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Charitable gambling not a big money maker locally

Janine Nelson has sold pull tabs at the Eagles Club for 12 years. With a sour economy, changes in liquor laws and a non-smoking ban at most establishments, business has plummeted, she said. "They don't come out and drink as much as they used to, don't play pull tabs like they used to," she said of the trends. (Sarah Smith / Enterprise)

Traditional milestones such as 25th anniversaries are usually celebrated with silver, gold if you make it 50 years.

But with Minnesota's quarter century of legalized gambling, the celebration will be in copper.

Because the state's Gaming Control Board recently issued a report stating charities, the presumed recipients of a $1 billion annual industry, saw a 3-cent return for every dollar spent in fiscal year 2010.

And that's if those 1,300 charities got the luck of the draw. Most are getting pennies for a return.

The Enterprise tracked nine area charities and their track record was typical of similar charities throughout the state.

The nine grossed $8,549,569 in sales and donated $91,611 to charity, about a 1 percent return.

"No they really don't" make much money, acknowledged Doug Syverson of the profit margin charities can anticipate.

Lofty plans by state lawmakers a quarter century ago to give charitable organizations a source of revenue from bingo, pull tabs, paddlewheels, tip boards and raffles simply haven't panned out. The gold has tarnished, dried up altogether in many areas.

Since more than 90 percent of gaming is pull tabs, that's usually what gambling managers are referring to. Pull tabs and bingo.

"The payout runs in this area between 75 and 85 percent," said Syverson, longtime manager of the Eagles Club's gaming division in Park Rapids. Without those percentages of prizes, the games would not attract many players, he said.

"It's been awhile since I tracked our payout but I think it's at least 90 percent," Syverson said. "You can't sell a box (of pull tabs) that has originally when it starts out, more than 85 percent of a payback."

Each game of pull tabs lists the percent of prize money paid versus what is taken in, usually around 85 percent. Syverson said most area charities don't hide that information from customers, so gamblers know which are the "hot games," the ones with the most winners outstanding.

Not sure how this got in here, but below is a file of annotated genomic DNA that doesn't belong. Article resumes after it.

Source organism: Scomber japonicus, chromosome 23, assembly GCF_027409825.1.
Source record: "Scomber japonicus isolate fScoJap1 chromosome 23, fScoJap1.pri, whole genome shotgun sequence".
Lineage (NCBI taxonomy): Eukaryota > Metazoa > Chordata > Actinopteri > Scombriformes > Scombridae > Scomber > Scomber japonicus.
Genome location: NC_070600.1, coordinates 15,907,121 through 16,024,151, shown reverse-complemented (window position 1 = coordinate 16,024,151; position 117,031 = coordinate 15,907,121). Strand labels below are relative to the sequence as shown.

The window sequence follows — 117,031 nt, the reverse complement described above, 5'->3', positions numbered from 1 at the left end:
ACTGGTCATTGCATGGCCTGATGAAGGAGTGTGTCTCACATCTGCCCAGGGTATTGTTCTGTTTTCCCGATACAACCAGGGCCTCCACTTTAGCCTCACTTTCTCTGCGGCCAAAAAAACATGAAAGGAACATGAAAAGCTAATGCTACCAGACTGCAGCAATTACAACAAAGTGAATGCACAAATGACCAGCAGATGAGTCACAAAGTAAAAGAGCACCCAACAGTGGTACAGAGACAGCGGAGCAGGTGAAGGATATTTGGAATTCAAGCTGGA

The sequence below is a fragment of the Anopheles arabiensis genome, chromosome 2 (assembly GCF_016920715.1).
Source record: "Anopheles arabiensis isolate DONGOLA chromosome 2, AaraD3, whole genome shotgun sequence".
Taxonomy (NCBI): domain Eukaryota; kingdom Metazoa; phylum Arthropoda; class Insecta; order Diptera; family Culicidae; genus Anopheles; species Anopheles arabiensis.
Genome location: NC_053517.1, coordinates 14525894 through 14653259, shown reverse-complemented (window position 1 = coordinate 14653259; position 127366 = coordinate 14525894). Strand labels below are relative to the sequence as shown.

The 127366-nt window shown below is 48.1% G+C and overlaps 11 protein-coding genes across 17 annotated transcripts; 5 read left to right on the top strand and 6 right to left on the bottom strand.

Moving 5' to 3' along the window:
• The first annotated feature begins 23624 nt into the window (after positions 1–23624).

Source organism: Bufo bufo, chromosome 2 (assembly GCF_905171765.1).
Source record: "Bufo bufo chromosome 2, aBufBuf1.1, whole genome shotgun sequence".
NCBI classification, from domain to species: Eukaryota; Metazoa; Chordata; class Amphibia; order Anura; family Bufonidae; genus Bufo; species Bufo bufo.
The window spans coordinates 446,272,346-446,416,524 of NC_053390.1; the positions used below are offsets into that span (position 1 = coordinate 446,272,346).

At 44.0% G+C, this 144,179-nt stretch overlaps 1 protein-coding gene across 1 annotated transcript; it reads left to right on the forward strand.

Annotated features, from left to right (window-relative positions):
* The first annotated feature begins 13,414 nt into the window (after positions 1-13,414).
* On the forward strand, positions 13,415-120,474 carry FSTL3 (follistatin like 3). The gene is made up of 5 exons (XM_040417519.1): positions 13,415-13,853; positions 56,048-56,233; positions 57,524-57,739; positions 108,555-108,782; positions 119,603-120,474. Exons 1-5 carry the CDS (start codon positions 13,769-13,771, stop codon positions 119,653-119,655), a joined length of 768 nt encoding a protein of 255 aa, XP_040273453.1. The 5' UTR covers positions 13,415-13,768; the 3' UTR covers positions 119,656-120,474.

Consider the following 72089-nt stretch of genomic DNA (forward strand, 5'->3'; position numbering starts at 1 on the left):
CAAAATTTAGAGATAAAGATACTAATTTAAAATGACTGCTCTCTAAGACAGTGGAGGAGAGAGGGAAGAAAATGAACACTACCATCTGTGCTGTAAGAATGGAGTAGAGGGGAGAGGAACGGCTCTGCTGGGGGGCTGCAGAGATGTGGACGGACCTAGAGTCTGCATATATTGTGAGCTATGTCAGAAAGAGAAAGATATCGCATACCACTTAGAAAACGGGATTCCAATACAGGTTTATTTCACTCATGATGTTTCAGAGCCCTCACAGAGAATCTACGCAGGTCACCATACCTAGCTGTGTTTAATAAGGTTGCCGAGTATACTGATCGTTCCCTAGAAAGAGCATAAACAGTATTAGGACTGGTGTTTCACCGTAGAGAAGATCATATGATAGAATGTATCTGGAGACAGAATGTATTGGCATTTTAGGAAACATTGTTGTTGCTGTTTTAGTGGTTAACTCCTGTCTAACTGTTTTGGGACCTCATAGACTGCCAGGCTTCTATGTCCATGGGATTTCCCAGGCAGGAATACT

Taxes and overhead eat up the remaining profits, he said.

A perfect storm of factors collided to dramatically decrease charitable gaming at all establishments, he said.

"We're down 60 percent from five years ago."

Tougher DWI laws and dram shop liability, along with non-smoking ordinances and a tanking economy all took their toll on clubs and gamblers.

Syverson said clubs with $1 million in gross sales five years ago now only have $400,000 to start from.

And, said pull tab seller Janine Nelson, "many of our customers aren't around any more."

It's not a game that appeals to GenX'ers. The "big time gamblers are gone," Nelson said.

Nelson said many regular gamblers are savvy about the percentages of winners in a particular jar. They'll play the game that returns 84.9 percent over the one that returns 84.62 percent even though "there's just a frog hair difference."

Of the nine charities studied, the two that seemed to donate the highest percent of net profits are the two fire departments that run gaming operations.

Nevis fire chief Kerry Swenson can't explain why there's a difference because the gaming industry is so heavily regulated.

"By law you have to give a percentage of it away," he said. "We can only use 30 percent of it. The rest has to be given away after expenses."

Swenson doubted there could be exceptions to allowable expenses that would account for the differences.

"You can only use a certain percentage for administrative costs," he said. "Otherwise you get put on probation. There's a lot of rules and regulations that you have to follow but we all follow the same rules. It may just be a difference in profits."

However, some charities can claim "other allowable expenses," which are primarily for property taxes and some building repairs.

"Ourselves and the Legion are allowed to pay utilities at the clubs if we have any money left over," Syverson said.

But between taxes and expenses, there's just not much left, he said.

Some charities pay rent to the establishment that houses their games.

State taxes begin accumulating by month starting July 1 every year, Syverson said.

"You're not taxed on your income whatsoever," he said. "You're only taxed on your sales so you can lose money and still pay $5,000 a month in taxes. Not a good thing."

Many charities have considered getting out of gaming altogether.

But Syverson hopes the trend turns around. And he doubts most customers know the small percent of monies actually go to charities.

Swenson said there's one place those monies are not going.

"None of it can go into our retirement account," he said. "I don't think people really realize how much we've given away in the past year and a lot of people think that goes into our retirement. It can't go there. That's one of the things we're trying to combat is all we're doing is getting fat off of pull tabs. That's not the case."

Sarah Smith

Sarah Smith is the outdoors editor. She covers courts, business and breaking news in addition to outdoors events.

(218) 732-3364
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